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Pennsylvania expands public records requirements over Penn State, Temple, Lincoln and Pitt

Old Main administrative building
Emily Reddy
Old Main administrative building

HARRISBURG, Pa. (AP) — Several leading Pennsylvania universities that receive millions of dollars in state aid must publicly disclose more records about their finances, employment and operations, under legislation signed Thursday by Gov. Josh Shapiro.

Shapiro, a Democrat, signed the bill a day after it passed the Senate unanimously.

For years, lawmakers have sought to expand public disclosure requirements over Pennsylvania’s four state-related universities: the University of Pittsburgh and Temple, Lincoln and Penn State universities.

The schools supported the bill that passed.

Under it, the universities will be required to publish various pieces of information about their finances, employment and operations. Some of it they already voluntarily produce, such as open meeting minutes from their boards of trustees, enrollment and staff employment figures.

In addition, the universities will be required to list the salaries of all officers and directors, as well as up to the 200 highest-paid employees, plus faculty salary ranges. They will have to report detailed financial information for each academic and administrative support unit and any enterprise that is funded by tuition or taxpayer money, plus detailed information about classification of employees and course credits.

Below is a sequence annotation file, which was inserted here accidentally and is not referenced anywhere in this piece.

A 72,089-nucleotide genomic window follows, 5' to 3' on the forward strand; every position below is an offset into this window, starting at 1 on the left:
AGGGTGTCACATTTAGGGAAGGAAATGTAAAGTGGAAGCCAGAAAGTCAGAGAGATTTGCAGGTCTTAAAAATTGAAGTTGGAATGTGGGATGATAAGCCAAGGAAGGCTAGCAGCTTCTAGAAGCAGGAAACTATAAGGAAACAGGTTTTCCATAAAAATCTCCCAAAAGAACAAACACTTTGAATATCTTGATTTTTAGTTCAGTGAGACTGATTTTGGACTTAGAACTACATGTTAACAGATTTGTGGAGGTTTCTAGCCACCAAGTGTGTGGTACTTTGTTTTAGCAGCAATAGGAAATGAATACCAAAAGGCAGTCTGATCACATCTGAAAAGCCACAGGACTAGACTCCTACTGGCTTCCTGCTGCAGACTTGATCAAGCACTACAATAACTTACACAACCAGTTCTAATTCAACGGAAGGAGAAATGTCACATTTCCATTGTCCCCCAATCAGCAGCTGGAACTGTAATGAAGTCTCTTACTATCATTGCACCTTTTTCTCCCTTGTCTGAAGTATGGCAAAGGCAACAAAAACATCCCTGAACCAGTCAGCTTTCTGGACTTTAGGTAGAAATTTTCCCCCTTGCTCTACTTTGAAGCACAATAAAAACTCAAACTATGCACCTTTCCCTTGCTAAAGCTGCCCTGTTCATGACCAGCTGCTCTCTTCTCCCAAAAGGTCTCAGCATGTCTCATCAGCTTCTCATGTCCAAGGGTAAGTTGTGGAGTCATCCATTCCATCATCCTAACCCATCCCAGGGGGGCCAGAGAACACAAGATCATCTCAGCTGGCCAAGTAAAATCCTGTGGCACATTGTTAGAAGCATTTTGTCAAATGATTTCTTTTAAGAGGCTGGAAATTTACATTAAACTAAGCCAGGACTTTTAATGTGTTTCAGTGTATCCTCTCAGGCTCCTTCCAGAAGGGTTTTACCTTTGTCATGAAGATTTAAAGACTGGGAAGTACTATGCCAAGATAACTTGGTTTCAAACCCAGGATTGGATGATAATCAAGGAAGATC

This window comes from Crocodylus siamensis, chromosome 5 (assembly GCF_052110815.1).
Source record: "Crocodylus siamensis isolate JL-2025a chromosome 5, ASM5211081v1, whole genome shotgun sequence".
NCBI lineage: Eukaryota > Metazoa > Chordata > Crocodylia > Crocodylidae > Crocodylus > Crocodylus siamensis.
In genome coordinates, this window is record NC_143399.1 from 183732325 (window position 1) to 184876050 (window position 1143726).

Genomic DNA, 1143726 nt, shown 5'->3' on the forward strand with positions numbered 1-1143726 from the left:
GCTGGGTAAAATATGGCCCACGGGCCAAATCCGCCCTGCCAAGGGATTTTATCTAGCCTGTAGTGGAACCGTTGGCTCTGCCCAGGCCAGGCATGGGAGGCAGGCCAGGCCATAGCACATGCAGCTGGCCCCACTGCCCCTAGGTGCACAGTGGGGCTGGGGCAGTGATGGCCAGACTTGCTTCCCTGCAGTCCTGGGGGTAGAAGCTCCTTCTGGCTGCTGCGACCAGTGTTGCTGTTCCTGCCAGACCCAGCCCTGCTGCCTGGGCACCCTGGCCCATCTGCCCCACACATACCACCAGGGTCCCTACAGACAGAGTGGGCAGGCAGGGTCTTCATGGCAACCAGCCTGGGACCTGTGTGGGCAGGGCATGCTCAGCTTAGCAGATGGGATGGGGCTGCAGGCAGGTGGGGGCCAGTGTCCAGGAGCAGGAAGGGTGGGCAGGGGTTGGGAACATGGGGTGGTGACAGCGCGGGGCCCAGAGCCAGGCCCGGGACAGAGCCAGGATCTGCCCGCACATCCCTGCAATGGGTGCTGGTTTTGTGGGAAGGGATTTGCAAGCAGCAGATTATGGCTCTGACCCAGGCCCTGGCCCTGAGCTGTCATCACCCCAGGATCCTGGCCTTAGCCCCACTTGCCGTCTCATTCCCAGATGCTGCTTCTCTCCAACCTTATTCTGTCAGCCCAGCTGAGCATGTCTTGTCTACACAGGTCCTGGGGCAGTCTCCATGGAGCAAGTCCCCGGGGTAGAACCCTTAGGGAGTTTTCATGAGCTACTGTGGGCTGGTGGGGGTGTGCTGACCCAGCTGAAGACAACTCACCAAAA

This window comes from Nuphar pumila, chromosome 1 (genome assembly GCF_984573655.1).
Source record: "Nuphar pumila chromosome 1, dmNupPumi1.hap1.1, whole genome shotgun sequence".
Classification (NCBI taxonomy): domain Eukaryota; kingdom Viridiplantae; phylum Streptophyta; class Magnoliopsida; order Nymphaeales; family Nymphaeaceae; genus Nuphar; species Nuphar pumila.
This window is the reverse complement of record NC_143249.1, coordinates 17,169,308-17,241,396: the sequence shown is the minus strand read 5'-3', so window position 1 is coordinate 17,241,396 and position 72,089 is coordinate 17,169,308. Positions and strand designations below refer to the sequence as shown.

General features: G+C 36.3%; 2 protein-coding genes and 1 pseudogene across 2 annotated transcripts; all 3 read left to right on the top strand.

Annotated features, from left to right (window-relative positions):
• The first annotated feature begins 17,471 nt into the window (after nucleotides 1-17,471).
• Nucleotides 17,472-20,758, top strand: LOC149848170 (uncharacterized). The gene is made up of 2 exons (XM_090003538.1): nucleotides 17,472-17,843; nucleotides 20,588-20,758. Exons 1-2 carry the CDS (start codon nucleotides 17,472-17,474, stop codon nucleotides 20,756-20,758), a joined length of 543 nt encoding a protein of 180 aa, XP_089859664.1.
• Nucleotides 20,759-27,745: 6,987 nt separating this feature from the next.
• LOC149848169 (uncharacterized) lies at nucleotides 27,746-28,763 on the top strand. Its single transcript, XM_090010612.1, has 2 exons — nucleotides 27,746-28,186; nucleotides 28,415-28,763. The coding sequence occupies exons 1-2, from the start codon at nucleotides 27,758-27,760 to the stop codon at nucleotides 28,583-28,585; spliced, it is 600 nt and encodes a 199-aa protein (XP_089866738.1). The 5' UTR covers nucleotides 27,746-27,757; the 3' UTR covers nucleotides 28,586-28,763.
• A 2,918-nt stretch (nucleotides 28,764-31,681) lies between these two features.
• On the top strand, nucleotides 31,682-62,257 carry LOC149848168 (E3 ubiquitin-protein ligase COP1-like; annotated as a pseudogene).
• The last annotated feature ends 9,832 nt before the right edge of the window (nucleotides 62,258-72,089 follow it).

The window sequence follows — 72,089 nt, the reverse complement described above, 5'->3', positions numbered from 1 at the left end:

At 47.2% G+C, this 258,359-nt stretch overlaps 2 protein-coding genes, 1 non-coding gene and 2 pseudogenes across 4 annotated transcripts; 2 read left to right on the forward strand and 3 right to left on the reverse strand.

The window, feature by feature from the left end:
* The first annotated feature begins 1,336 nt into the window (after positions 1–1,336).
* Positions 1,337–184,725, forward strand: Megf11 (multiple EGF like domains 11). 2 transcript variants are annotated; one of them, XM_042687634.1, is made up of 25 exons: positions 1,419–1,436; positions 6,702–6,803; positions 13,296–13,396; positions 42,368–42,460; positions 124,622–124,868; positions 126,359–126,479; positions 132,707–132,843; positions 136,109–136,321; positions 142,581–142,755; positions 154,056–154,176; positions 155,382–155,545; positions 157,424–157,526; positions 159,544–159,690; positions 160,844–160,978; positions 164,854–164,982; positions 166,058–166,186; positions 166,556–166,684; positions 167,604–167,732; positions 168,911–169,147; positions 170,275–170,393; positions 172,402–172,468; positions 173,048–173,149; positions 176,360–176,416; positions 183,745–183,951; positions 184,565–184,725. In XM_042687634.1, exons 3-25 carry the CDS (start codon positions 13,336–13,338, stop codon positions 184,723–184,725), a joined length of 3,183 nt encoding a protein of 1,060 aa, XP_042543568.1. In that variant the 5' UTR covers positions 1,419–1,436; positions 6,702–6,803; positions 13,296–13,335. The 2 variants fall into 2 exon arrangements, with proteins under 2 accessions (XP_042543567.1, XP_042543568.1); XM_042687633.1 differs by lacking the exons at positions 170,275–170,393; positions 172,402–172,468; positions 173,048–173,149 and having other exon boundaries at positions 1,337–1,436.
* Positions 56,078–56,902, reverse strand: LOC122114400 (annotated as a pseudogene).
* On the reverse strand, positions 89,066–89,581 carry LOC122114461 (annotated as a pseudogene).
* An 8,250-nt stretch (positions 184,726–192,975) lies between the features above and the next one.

The schools also will have to publish information about each contract exceeding $5,000 online and submit it to the governor’s office and Legislature.

The four universities, referred to as “state-related universities,” are not state-owned, but receive hundreds of millions in taxpayer dollars that support in-state tuition and operations.

The bill passed on the same day lawmakers resolved a partisan fight over the hundreds of millions of dollars in annual aid the state sends to the four schools.

Lincoln University received a $3 million increase after it kept tuition flat for the 2023-24 school year. The other three schools increased tuition, stiffening Republican opposition to giving them an increase. Shapiro signed the $603 million in aid into law Thursday.

The universities are otherwise exempt from Pennsylvania's open records law that covers state agencies, including the state-owned universities in the Pennsylvania State System of Higher Education.